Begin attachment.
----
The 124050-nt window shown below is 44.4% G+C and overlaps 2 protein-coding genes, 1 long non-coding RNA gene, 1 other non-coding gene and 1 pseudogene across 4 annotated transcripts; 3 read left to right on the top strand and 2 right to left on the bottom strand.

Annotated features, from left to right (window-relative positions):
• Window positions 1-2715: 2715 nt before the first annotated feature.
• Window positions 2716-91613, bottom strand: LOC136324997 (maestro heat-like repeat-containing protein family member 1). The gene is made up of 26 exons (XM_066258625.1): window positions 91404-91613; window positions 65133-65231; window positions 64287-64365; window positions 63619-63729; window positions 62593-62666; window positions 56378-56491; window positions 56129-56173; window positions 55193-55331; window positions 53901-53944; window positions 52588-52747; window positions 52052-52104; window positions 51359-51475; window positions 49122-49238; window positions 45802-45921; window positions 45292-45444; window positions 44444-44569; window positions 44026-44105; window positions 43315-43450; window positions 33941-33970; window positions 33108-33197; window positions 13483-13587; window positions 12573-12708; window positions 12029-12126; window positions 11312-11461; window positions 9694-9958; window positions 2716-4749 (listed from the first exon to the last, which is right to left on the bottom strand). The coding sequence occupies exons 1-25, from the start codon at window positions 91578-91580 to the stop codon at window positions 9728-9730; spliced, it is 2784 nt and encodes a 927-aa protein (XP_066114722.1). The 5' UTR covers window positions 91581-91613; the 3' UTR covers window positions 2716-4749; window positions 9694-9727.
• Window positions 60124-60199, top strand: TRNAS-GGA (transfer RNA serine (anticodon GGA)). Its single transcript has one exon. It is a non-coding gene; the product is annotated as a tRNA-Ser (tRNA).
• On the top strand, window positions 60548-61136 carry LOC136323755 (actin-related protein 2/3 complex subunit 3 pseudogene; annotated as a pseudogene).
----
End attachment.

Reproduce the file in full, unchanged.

The 124050-nt window shown below is 44.4% G+C and overlaps 2 protein-coding genes, 1 long non-coding RNA gene, 1 other non-coding gene and 1 pseudogene across 4 annotated transcripts; 3 read left to right on the top strand and 2 right to left on the bottom strand.

Annotated features, from left to right (window-relative positions):
• Window positions 1-2715: 2715 nt before the first annotated feature.
• Window positions 2716-91613, bottom strand: LOC136324997 (maestro heat-like repeat-containing protein family member 1). The gene is made up of 26 exons (XM_066258625.1): window positions 91404-91613; window positions 65133-65231; window positions 64287-64365; window positions 63619-63729; window positions 62593-62666; window positions 56378-56491; window positions 56129-56173; window positions 55193-55331; window positions 53901-53944; window positions 52588-52747; window positions 52052-52104; window positions 51359-51475; window positions 49122-49238; window positions 45802-45921; window positions 45292-45444; window positions 44444-44569; window positions 44026-44105; window positions 43315-43450; window positions 33941-33970; window positions 33108-33197; window positions 13483-13587; window positions 12573-12708; window positions 12029-12126; window positions 11312-11461; window positions 9694-9958; window positions 2716-4749 (listed from the first exon to the last, which is right to left on the bottom strand). The coding sequence occupies exons 1-25, from the start codon at window positions 91578-91580 to the stop codon at window positions 9728-9730; spliced, it is 2784 nt and encodes a 927-aa protein (XP_066114722.1). The 5' UTR covers window positions 91581-91613; the 3' UTR covers window positions 2716-4749; window positions 9694-9727.
• Window positions 60124-60199, top strand: TRNAS-GGA (transfer RNA serine (anticodon GGA)). Its single transcript has one exon. It is a non-coding gene; the product is annotated as a tRNA-Ser (tRNA).
• On the top strand, window positions 60548-61136 carry LOC136323755 (actin-related protein 2/3 complex subunit 3 pseudogene; annotated as a pseudogene).